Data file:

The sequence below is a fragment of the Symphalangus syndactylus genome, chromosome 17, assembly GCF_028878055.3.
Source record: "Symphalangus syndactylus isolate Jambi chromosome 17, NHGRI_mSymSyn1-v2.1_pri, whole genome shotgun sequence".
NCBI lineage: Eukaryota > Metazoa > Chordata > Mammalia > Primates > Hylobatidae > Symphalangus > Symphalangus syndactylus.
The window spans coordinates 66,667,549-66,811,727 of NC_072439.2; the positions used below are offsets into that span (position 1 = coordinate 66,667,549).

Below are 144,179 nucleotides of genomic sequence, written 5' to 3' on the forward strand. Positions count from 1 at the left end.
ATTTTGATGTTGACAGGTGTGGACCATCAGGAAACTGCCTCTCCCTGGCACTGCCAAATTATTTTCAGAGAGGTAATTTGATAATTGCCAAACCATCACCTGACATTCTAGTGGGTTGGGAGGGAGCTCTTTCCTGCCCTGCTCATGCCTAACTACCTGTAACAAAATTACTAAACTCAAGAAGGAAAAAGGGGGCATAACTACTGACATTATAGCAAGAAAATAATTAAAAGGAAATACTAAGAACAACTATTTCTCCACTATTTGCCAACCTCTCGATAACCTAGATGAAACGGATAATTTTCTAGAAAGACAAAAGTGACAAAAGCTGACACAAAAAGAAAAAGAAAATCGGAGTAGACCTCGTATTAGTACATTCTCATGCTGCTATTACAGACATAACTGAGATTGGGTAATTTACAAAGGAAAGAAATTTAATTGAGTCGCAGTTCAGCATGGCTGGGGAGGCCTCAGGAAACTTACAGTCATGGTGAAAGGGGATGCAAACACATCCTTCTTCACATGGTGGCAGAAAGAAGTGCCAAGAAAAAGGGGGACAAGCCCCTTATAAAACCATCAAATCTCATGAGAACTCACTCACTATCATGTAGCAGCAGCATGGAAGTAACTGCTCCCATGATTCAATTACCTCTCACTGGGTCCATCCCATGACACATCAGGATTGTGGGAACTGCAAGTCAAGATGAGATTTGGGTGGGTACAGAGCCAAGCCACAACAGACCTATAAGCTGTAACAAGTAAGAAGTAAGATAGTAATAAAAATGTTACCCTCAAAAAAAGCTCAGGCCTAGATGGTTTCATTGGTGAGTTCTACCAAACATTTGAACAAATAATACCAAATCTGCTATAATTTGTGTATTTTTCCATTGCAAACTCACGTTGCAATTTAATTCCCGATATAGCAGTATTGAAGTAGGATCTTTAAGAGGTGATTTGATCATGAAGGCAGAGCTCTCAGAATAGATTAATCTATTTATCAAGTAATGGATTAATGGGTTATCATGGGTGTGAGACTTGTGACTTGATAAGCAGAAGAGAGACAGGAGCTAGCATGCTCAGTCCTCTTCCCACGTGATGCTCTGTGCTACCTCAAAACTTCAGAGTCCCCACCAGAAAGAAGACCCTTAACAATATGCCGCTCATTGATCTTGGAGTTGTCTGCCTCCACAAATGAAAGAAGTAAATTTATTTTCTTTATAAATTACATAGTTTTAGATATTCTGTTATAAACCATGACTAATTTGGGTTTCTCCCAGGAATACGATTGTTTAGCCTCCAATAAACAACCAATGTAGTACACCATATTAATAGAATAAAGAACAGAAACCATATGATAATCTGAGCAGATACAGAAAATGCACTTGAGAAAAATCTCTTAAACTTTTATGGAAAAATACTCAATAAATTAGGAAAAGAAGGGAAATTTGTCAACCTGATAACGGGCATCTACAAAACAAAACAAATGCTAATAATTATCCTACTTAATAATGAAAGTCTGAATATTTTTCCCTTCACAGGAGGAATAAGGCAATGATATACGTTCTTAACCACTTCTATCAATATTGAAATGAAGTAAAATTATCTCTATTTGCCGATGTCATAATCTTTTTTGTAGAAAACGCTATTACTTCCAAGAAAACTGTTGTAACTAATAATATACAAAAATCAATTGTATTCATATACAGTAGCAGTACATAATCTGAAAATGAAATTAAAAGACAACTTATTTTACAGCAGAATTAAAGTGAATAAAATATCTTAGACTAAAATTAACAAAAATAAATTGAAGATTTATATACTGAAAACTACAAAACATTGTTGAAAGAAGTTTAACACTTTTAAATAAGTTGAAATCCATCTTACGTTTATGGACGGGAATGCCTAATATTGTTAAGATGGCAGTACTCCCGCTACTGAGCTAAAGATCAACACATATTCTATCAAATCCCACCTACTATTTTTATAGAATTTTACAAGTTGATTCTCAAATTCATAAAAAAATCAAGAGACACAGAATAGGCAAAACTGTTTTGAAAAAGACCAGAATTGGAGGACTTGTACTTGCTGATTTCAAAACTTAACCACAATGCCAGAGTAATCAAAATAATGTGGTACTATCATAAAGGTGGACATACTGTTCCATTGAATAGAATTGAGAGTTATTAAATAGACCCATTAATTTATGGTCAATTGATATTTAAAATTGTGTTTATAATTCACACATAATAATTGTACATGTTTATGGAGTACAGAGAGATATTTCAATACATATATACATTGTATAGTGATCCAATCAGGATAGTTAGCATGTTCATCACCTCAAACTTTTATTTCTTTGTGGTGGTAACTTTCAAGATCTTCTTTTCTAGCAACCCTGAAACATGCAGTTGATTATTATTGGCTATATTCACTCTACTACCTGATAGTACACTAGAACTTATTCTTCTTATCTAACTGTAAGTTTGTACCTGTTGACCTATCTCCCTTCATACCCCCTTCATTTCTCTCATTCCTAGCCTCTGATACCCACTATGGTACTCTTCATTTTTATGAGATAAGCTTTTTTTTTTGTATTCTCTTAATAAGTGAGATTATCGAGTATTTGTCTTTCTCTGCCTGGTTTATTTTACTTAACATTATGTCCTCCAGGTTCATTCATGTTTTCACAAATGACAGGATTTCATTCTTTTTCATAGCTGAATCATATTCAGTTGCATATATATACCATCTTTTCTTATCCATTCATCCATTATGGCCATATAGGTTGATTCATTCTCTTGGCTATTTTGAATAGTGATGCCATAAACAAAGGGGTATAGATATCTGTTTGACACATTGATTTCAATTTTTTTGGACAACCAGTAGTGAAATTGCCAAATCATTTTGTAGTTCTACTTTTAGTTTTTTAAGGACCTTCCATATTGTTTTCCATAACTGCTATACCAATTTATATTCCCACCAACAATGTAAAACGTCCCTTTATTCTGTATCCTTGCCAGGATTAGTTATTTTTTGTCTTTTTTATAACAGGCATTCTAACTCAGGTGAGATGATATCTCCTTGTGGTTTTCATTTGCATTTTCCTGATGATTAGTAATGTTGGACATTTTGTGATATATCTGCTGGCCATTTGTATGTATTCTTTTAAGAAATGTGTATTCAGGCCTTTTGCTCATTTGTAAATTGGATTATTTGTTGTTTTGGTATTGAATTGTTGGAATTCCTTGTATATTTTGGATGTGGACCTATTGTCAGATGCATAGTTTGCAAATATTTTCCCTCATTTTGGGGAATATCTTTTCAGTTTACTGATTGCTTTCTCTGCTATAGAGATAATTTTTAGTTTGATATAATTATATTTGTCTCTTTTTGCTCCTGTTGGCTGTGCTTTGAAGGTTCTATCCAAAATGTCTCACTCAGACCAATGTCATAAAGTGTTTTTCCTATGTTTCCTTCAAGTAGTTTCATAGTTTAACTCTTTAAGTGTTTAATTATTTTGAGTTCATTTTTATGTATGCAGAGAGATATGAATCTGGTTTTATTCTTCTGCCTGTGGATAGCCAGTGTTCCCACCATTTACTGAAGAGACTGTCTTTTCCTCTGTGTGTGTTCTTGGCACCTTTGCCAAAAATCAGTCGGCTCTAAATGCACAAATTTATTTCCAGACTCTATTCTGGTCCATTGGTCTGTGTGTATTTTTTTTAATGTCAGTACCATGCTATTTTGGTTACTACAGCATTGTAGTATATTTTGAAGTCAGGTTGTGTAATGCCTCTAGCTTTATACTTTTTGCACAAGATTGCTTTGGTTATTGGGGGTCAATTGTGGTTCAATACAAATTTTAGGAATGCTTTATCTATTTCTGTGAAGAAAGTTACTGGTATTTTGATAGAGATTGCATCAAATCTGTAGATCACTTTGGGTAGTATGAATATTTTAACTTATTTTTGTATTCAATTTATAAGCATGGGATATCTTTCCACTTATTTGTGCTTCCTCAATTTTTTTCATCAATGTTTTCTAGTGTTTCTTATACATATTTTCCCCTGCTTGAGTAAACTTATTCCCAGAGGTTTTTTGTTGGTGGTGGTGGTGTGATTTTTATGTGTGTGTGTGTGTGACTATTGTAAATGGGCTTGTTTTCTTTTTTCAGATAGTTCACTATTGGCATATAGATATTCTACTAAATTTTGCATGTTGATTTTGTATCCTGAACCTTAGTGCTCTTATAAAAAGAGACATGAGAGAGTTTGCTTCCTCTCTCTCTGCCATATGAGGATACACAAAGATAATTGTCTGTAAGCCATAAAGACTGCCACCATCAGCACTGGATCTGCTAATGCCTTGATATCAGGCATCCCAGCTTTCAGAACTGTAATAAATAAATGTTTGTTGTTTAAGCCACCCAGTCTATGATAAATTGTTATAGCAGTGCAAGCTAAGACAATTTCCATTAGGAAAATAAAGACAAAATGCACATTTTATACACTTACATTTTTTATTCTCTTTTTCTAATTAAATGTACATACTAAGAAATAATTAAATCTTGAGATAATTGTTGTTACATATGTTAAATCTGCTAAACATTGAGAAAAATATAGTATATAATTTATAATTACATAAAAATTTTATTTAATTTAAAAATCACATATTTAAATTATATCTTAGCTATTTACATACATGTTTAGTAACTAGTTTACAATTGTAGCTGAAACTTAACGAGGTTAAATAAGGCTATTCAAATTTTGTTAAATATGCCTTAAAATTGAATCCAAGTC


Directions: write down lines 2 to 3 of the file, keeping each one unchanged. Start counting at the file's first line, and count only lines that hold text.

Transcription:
Source record: "Symphalangus syndactylus isolate Jambi chromosome 17, NHGRI_mSymSyn1-v2.1_pri, whole genome shotgun sequence".
NCBI lineage: Eukaryota > Metazoa > Chordata > Mammalia > Primates > Hylobatidae > Symphalangus > Symphalangus syndactylus.